Thursday May 27th
Difficult to evaluate children: A look at pediatric neuropsychology
Dr. Rafael E. Oliveras-Rentas
Pediatric Neuropsychologist. Ponce Health Sciences University. Puerto Rico.
Dr. Mairim Vega Carrero
Pediatric Neuropsychologist. Universidad Albizu. Puerto Rico.
Description of the workshop:
Neuropsychological assessments require the preparation of the clinician and his/her environment. At the same time, the cooperation of the evaluated is required to obtain valid results. Some children present developmental differences or neuroevolutionary compromises that limit their availability to participate in neuropsychological tests, which are generally normalized with typical populations. In particular, some children may have difficulty understanding the purpose of the evaluation, attending to and understanding the tasks provided, inhibiting their behavior and sustaining effort on the different instruments, among others.
This workshop will focus on the development of competencies and strategies for the neuropsychological assessment of children with marked cognitive and behavioral impairments. The Developmental Neuropsychological Assessment model will be presented, which considers normative, evolutionary-systemic and process elements to interpret profiles through brain-context-development relationships. Practical strategies to corroborate functioning hypotheses and to interpret patterns of the child’s neuropsychological profile will be presented. Finally, practical examples of alternative procedures for common diagnoses will be presented, such as Autism Spectrum Disorder, Attention Deficit Hyperactivity Disorder, and Intellectual Disability, among others.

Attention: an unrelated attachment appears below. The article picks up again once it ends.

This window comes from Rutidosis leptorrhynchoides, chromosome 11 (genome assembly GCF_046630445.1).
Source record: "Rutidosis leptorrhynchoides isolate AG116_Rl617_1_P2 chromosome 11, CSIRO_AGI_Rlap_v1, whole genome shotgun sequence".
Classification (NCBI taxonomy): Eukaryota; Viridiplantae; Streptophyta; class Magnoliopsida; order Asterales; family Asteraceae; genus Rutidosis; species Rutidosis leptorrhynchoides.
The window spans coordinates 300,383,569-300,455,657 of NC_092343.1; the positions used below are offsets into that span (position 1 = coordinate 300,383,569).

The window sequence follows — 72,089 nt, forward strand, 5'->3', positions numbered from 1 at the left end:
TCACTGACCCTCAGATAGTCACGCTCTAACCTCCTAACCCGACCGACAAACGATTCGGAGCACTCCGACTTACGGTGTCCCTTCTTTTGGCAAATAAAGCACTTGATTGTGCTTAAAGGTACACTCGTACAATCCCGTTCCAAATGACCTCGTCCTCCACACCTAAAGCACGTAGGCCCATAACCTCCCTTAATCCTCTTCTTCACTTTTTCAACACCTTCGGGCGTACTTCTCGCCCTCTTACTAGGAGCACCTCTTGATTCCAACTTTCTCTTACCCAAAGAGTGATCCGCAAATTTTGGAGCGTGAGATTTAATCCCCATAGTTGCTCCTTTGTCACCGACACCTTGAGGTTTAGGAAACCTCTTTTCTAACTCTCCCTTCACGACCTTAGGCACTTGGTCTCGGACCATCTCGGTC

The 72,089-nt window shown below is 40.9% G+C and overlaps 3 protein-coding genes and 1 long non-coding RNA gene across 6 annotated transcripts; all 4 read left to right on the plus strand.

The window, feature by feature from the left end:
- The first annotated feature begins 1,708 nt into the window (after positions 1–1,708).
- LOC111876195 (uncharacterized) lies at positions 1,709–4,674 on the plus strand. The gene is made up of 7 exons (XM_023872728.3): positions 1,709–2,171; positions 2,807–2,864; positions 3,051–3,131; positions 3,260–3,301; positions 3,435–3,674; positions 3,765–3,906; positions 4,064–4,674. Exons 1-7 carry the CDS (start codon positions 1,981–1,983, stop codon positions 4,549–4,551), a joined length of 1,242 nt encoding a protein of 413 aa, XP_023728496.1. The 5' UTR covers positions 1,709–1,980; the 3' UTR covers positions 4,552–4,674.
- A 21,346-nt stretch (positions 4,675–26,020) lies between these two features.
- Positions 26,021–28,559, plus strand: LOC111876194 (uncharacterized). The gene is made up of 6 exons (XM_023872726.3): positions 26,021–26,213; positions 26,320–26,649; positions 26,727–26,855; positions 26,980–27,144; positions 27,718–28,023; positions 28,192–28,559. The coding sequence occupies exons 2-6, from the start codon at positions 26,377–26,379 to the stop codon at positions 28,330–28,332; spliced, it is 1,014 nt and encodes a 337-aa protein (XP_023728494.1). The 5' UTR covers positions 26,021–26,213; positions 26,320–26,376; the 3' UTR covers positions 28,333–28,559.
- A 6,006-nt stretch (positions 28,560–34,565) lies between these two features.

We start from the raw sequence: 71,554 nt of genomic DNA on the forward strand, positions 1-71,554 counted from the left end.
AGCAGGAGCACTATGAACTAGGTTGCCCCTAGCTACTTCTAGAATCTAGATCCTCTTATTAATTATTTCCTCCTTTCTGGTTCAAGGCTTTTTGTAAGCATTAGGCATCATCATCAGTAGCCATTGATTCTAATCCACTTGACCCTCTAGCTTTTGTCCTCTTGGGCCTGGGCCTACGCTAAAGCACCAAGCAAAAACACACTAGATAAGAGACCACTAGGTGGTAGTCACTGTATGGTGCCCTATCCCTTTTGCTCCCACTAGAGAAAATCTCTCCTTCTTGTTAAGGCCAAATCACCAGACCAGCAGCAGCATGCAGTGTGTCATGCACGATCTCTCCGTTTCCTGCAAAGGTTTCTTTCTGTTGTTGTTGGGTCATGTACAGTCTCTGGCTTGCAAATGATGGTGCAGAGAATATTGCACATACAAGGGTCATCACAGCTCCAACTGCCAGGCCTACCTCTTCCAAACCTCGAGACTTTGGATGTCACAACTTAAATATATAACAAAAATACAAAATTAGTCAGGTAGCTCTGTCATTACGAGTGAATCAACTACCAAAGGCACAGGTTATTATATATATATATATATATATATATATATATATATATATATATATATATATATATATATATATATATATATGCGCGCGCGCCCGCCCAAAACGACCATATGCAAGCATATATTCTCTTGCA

1. To know the factors that can impact the level of cooperation of children and, therefore, the validity of the results obtained during the evaluation.
2. To discuss the Developmental Neuropsychological Assessment model and its pragmatic use in the conceptualization of childhood disorders.
3. To develop ideas and strategies for planning tests and evaluation procedures for special populations.
4. To apply hypothesis-based interventions through accommodations and modifications during the neuropsychological assessment process.